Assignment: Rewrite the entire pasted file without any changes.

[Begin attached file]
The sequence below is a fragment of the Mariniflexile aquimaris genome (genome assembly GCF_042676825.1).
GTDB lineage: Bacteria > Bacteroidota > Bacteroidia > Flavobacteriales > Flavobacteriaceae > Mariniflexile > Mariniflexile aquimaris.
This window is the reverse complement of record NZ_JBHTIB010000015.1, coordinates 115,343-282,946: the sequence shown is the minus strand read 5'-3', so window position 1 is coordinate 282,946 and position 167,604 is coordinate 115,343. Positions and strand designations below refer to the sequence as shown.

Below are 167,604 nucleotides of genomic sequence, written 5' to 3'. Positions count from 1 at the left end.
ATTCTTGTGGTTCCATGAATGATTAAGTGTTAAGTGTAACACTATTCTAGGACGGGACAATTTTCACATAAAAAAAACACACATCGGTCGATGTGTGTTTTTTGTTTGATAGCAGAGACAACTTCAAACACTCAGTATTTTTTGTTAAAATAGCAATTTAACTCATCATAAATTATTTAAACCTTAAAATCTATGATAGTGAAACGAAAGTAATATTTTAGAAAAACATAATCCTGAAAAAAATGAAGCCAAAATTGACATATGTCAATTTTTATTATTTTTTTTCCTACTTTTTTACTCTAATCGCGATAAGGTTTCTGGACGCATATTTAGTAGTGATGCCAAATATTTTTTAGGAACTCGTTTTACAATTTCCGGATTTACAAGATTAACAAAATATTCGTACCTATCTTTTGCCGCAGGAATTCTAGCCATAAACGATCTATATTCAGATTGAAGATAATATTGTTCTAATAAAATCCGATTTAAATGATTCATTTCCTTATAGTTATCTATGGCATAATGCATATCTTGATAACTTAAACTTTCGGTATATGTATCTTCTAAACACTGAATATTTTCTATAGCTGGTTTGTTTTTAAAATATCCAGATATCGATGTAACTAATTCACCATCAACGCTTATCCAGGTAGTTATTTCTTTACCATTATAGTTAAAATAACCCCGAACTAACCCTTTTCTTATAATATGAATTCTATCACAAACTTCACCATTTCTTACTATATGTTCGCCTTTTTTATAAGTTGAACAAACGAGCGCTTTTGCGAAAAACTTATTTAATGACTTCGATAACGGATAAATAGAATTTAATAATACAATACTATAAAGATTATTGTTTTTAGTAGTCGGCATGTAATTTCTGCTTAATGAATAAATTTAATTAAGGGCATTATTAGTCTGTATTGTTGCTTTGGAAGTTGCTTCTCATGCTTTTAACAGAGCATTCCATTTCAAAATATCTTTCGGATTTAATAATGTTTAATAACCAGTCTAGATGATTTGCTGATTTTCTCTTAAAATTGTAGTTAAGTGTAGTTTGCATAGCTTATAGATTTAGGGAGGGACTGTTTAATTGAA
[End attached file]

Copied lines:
The sequence below is a fragment of the Mariniflexile aquimaris genome (genome assembly GCF_042676825.1).
GTDB lineage: Bacteria > Bacteroidota > Bacteroidia > Flavobacteriales > Flavobacteriaceae > Mariniflexile > Mariniflexile aquimaris.
This window is the reverse complement of record NZ_JBHTIB010000015.1, coordinates 115,343-282,946: the sequence shown is the minus strand read 5'-3', so window position 1 is coordinate 282,946 and position 167,604 is coordinate 115,343. Positions and strand designations below refer to the sequence as shown.

Below are 167,604 nucleotides of genomic sequence, written 5' to 3'. Positions count from 1 at the left end.
ATTCTTGTGGTTCCATGAATGATTAAGTGTTAAGTGTAACACTATTCTAGGACGGGACAATTTTCACATAAAAAAAACACACATCGGTCGATGTGTGTTTTTTGTTTGATAGCAGAGACAACTTCAAACACTCAGTATTTTTTGTTAAAATAGCAATTTAACTCATCATAAATTATTTAAACCTTAAAATCTATGATAGTGAAACGAAAGTAATATTTTAGAAAAACATAATCCTGAAAAAAATGAAGCCAAAATTGACATATGTCAATTTTTATTATTTTTTTTCCTACTTTTTTACTCTAATCGCGATAAGGTTTCTGGACGCATATTTAGTAGTGATGCCAAATATTTTTTAGGAACTCGTTTTACAATTTCCGGATTTACAAGATTAACAAAATATTCGTACCTATCTTTTGCCGCAGGAATTCTAGCCATAAACGATCTATATTCAGATTGAAGATAATATTGTTCTAATAAAATCCGATTTAAATGATTCATTTCCTTATAGTTATCTATGGCATAATGCATATCTTGATAACTTAAACTTTCGGTATATGTATCTTCTAAACACTGAATATTTTCTATAGCTGGTTTGTTTTTAAAATATCCAGATATCGATGTAACTAATTCACCATCAACGCTTATCCAGGTAGTTATTTCTTTACCATTATAGTTAAAATAACCCCGAACTAACCCTTTTCTTATAATATGAATTCTATCACAAACTTCACCATTTCTTACTATATGTTCGCCTTTTTTATAAGTTGAACAAACGAGCGCTTTTGCGAAAAACTTATTTAATGACTTCGATAACGGATAAATAGAATTTAATAATACAATACTATAAAGATTATTGTTTTTAGTAGTCGGCATGTAATTTCTGCTTAATGAATAAATTTAATTAAGGGCATTATTAGTCTGTATTGTTGCTTTGGAAGTTGCTTCTCATGCTTTTAACAGAGCATTCCATTTCAAAATATCTTTCGGATTTAATAATGTTTAATAACCAGTCTAGATGATTTGCTGATTTTCTCTTAAAATTGTAGTTAAGTGTAGTTTGCATAGCTTATAGATTTAGGGAGGGACTGTTTAATTGAA